I wish that I could wave a magic wand and get every area of the country not just into level 0 but beyond level 0, but we have to do this carefully and in a way that protects our process and, of course, allows us to get as many people as possible vaccinated.

In the light of the recent news that Portugal has been placed on the amber list, taking effect today, it is clear that international travel for holiday purposes remains risky and subject to sudden change. What steps is the Scottish Government taking to support our local tourism industry, particularly as many people are seeking to holiday at home this year?

Before I address the question, I will make a point about international travel. We often talk about it in the context of holidays, and people who have family overseas—and for whom international travel is about family connection—often feel frustrated at that. I recognise that, for many people, the restrictions on international travel are keeping them away from their loved ones, which is why we want to get back to normal there, as in every other aspect of life, as quickly as possible.

For non-essential travel such as holidays, my advice to people continues to be that they should not go overseas if they can avoid doing so. Right now, it is safer for us not to go overseas, as it helps to mitigate against the importation of the virus. If someone is in the position of being able to go on a holiday this year, I ask that they support the local tourism industry. We discuss such matters regularly—I have reasonably regular discussions with the Scottish Tourism Alliance about how we can better support the tourism industry in the immediate term, and also as it recovers in the medium to long term.

A message that we could all helpfully convey to our constituents is that they should support their local tourism industry, the Scottish tourism industry and local businesses generally as much as they are able to.

Finally, after weeks of asking, NHS Lothian announced an hour ago that, from next week, walk-in vaccination clinics will be available to those over 40, which is very welcome. Last week, the Cabinet Secretary for Health and Social Care told me that Edinburgh is now the new Glasgow in terms of infection rates. If that is the case, why do we still not have access to the door-to-door surge testing that has been available for weeks in areas such as G41? Why are Edinburgh residents not as deserving of Covid protections as Glasgow residents?

If I may say so, that is just complete nonsense. By all means, people should rigorously hold me and my Government to account—that is absolutely essential—but I urge everybody to avoid saying that Edinburgh is the new Glasgow, or that Edinburgh is not as deserving of measures as Glasgow. Such attempts to divide and set people against one another, or to suggest that we are not taking the pandemic seriously in every part of the country, do not help anybody.

The local director of public health in Lothian, along with the local incident management team, will be working to decide what measures are appropriate, based on the nature of the outbreak across Lothian. If they consider it necessary and essential, surge testing will be a part of that, as well as door-to-door testing and walk-in vaccination clinics. It might surprise people to hear that I do not mandate to local public health directors exactly what they do in local outbreaks, because it would be wrong for me to do so. They are the ones who understand the nature of outbreaks and, from the range of tools that they have available, what works best in local circumstances.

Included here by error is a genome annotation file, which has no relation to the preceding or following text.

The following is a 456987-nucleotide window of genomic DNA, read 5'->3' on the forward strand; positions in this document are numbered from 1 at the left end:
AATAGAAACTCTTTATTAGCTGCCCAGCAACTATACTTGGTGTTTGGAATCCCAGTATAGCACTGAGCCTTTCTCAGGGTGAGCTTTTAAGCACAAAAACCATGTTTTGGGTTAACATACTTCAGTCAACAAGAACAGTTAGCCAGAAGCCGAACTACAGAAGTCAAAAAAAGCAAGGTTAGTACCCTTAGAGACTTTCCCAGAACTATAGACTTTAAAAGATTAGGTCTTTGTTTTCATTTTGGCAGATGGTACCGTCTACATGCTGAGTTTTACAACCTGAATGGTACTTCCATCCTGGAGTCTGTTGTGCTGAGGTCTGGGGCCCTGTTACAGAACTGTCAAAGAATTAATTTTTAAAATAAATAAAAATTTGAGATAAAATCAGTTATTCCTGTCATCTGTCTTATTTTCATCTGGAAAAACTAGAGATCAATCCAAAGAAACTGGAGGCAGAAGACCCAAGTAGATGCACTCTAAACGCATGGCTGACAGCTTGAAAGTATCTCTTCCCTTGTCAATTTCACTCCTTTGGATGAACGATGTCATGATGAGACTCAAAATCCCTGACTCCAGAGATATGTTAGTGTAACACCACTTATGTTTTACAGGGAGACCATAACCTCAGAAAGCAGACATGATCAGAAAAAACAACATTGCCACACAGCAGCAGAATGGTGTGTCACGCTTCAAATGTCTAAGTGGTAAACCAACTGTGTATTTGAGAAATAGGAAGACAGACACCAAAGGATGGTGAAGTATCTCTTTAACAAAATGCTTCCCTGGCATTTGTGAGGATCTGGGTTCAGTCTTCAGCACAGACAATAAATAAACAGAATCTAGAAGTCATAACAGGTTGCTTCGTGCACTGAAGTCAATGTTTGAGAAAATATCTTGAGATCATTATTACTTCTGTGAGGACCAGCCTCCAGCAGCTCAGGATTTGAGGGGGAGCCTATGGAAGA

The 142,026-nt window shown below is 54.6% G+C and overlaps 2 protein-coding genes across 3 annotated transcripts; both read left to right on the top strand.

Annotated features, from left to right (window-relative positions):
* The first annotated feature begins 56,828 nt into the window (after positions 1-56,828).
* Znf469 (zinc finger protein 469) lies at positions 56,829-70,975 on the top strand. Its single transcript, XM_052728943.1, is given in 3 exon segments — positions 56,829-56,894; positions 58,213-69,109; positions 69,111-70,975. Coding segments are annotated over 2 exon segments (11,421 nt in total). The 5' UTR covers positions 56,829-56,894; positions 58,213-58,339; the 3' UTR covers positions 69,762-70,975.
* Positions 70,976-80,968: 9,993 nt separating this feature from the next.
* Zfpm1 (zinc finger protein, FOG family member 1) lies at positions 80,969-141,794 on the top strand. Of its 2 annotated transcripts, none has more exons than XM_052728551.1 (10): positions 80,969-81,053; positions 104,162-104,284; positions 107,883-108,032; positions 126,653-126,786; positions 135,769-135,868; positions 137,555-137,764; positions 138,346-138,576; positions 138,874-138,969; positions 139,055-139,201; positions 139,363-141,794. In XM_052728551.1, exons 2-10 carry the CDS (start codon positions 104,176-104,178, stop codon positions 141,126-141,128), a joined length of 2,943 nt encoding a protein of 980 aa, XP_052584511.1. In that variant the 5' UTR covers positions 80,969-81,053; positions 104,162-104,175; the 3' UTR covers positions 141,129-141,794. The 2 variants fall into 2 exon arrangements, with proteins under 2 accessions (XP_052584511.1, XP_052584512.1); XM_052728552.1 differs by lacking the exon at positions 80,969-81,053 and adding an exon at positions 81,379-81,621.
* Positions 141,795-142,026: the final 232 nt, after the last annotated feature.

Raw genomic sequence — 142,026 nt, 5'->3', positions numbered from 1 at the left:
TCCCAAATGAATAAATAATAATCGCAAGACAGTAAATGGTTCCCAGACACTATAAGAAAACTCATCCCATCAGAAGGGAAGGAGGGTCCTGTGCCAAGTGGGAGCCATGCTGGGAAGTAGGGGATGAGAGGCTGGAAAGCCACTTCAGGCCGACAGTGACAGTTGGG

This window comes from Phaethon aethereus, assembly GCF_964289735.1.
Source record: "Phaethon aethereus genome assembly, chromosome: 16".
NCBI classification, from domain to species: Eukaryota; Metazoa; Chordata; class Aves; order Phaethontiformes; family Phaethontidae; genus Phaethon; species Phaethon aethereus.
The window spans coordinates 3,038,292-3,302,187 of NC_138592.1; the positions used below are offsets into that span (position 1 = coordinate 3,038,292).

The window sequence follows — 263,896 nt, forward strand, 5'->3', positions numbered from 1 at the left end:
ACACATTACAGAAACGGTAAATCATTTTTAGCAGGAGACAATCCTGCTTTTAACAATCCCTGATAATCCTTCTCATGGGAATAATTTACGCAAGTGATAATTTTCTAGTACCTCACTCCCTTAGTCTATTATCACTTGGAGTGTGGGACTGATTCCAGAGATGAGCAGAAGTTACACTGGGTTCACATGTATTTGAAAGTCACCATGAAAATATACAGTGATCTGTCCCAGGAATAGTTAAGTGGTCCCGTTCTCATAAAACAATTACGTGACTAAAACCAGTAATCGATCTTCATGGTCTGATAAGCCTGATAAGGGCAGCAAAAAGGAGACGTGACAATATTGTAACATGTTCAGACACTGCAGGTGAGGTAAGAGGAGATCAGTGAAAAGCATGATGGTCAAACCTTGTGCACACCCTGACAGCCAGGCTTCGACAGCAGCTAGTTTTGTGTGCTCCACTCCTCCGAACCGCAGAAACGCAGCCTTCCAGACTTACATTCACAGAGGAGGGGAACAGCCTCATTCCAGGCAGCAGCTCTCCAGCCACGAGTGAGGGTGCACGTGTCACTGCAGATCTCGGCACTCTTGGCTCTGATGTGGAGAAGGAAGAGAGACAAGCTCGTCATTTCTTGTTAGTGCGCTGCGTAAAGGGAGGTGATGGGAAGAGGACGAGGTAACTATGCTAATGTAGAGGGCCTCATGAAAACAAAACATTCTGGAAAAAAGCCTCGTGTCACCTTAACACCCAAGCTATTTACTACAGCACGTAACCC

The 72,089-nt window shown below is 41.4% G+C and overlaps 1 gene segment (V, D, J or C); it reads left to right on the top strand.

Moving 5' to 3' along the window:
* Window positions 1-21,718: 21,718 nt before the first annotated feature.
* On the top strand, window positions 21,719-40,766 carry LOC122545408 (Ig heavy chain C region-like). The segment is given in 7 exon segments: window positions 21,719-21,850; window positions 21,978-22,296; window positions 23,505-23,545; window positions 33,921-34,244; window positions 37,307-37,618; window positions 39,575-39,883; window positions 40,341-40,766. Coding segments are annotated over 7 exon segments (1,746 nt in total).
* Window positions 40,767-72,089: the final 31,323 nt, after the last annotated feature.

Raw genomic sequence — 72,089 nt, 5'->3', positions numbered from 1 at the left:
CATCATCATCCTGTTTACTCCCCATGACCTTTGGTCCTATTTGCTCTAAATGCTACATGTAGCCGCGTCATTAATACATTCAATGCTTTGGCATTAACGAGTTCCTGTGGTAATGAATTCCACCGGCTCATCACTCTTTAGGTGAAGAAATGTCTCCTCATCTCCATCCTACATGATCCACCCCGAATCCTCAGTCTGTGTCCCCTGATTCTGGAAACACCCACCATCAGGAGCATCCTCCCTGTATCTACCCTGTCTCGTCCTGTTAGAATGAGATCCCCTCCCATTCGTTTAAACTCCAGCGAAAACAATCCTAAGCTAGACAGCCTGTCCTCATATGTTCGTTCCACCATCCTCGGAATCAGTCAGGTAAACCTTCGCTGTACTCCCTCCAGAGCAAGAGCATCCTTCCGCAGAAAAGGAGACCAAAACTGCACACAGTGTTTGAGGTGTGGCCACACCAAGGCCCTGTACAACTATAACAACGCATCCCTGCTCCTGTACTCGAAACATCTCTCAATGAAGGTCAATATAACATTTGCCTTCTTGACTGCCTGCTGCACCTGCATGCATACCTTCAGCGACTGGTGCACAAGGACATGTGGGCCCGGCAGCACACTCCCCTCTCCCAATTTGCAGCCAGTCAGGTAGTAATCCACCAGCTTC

I ask all members to engage, as I am sure that they already do, with their local health board and director of public health, in order to understand the local measures that are being put in place, which will be bespoke to the particular challenges that are being faced. I ask that we all avoid suggesting that one part of the country is being done down in favour of another part of the country. That is not true. We are all in this together, and we are trying to get through it together.

I have been asked to raise a specific issue about the European under-20 and under-23 athletics championships, which take place this year. The trials for the Great Britain team take place on 19 and 20 June in Bedford. Under the current Scottish legislation, it is illegal for Scottish athletes to travel to Bedford, which means that there will be no Scottish representation at the championships. Will the First Minister look into the matter with a degree of urgency, given that each athlete has to provide a negative test prior to competing in the trials?

I would like to have the opportunity to look into the matter before trying to answer the question in detail. I will come back to Brian Whittle as quickly as possible. When there are travel restrictions in place, there are exemptions for essential travel. I will need to check whether such travel by athletes would fall into the category of permissible travel. If that is not the case, I am happy to ask for the issue to be looked at, to ensure that the athletes can do what is required to compete, as everybody would want them to do.